Studies on host-seeking, resting behaviour and control of the dengue vector Aedes aegypti.

Abu Hasan, Hadura
Studies on host-seeking, resting behaviour and control of the dengue vector Aedes aegypti. PhD thesis, University of Liverpool.

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Aedes aegypti is the main vector of dengue worldwide. A highly anthropophilic and endophilic mosquito, its behaviour is a major influence on dengue epidemiology and a major challenge to vector control, which is the only dengue prevention method available. A series of studies into host-seeking and resting behaviour were carried out in the laboratory. In Penang, Malaysia, the efficacy of standard and a novel modified form of indoor residual spraying was evaluated in a field trial and the insecticide susceptibility of local vector populations was determined. Arrival patterns of female Ae. aegypti were investigated at a seated human-bait protected by an adhesive-coated net. Mosquitoes preferentially landed on the top and nearest upper vertical surfaces of the net, clustering in a region above the volunteer’s head. Although not previously reported in Ae. aegypti, this behaviour supported the proposition that a plume of potential host attractants rises from the human host. Resting preferences of unfed female Ae. aegypti were investigated using simple two-dimensional panel targets and resting boxes. Exploring the influence of colour, texture, adhesive and target height, the highest resting rates were found on black targets in a vertical configuration at 90 cm above ground. Target texture and adhesive factor did not influence target attractiveness. Data also indicated that female Ae. aegypti were randomly distributed on the panels. In laboratory tests, significantly higher numbers of mosquitoes were captured in resting boxes by raising internal humidity to over 65%. However, a field test in Malaysia did not capture any Aedes sp., although Cx. quinquefasciatus were caught. A randomised-controlled trial was conducted in Penang, Malaysia to investigate the effect of indoor residual spraying (IRS) on Ae. aegypti and Ae. albopictus populations. Two insecticides (lambda-cyhalothrin and pirimiphos-methyl) were delivered either by standard (entire interior surface sprayed) or selective IRS (upper walls and ceilings sprayed) methods. Throughout the three-month study, entomological indices fluctuated considerably and, while there was some evidence of an overall effect throughout the study area, due to a number of confounders comparison between treatments was not possible and the outcome was ultimately inconclusive. At the trial study site in Penang, the insecticide susceptibility status of local populations of Ae. aegypti, Ae. albopictus and Cx. quinquefasciatus were investigated. All were found to be resistant to lambda-cyhalothrin. For pirimiphos-methyl, Ae. aegypti and Ae. albopictus remained susceptible but Cx. quinquefasciatus was classed as ‘suspected resistance’ and potential resistance management strategies are discussed. The study has demonstrated the potential to improve traps or targets for Ae. aegypti by simple alterations to their design. The potential of IRS in the control of dengue vectors remains to be confirmed. The data on emerging insecticide resistance in the mosquito vector populations is timely and provides an evidence base for local authorities to reconsider management strategies that are currently in place for the control of dengue vectors in Malaysia.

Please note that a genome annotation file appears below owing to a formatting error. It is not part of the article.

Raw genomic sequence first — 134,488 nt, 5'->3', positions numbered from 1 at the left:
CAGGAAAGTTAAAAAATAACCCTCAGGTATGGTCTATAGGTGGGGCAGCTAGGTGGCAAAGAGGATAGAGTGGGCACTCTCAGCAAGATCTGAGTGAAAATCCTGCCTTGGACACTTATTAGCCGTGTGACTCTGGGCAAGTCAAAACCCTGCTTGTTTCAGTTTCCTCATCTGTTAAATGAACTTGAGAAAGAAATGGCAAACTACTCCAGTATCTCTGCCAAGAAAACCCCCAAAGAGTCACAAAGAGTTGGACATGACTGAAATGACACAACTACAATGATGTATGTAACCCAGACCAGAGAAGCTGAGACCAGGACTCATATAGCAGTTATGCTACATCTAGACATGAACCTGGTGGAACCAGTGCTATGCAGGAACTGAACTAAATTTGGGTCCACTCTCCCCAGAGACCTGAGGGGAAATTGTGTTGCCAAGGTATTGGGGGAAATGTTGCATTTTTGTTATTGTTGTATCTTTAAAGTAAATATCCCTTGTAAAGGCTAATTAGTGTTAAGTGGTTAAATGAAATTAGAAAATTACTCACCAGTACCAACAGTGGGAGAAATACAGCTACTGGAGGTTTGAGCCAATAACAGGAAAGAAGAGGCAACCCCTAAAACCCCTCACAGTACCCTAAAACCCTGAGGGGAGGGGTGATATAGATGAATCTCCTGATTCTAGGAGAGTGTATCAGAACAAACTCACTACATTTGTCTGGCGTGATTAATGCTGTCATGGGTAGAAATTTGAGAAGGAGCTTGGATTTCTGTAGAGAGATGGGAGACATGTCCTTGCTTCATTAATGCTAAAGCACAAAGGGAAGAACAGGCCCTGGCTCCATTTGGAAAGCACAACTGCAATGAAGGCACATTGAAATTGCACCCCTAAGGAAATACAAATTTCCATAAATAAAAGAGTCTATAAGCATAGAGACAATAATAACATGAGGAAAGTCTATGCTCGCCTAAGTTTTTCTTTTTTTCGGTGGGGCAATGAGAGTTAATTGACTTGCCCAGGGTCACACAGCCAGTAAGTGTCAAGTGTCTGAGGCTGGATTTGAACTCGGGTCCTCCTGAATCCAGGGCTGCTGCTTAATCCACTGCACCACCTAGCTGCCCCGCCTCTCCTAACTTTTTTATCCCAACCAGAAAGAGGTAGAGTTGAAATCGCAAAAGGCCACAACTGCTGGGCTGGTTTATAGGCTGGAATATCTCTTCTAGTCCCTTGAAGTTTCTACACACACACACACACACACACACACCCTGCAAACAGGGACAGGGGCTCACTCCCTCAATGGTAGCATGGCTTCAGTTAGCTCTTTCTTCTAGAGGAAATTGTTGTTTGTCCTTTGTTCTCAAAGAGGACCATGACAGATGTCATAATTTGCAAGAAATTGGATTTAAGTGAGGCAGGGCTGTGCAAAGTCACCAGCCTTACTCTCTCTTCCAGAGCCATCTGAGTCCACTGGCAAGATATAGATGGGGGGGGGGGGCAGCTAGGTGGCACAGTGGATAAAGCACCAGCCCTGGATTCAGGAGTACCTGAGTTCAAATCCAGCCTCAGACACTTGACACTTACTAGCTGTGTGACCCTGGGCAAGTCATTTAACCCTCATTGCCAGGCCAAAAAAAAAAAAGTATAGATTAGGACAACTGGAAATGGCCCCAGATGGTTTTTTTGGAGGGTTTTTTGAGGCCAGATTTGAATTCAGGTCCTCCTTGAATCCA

Item Type: Thesis (PhD)
Additional Information: Date: 2014-09 (completed)
Subjects: ?? Q1 ??
Depositing User: Symplectic Admin
Date Deposited: 03 Aug 2015 09:18
Last Modified: 17 Dec 2022 01:27
DOI: 10.17638/02011182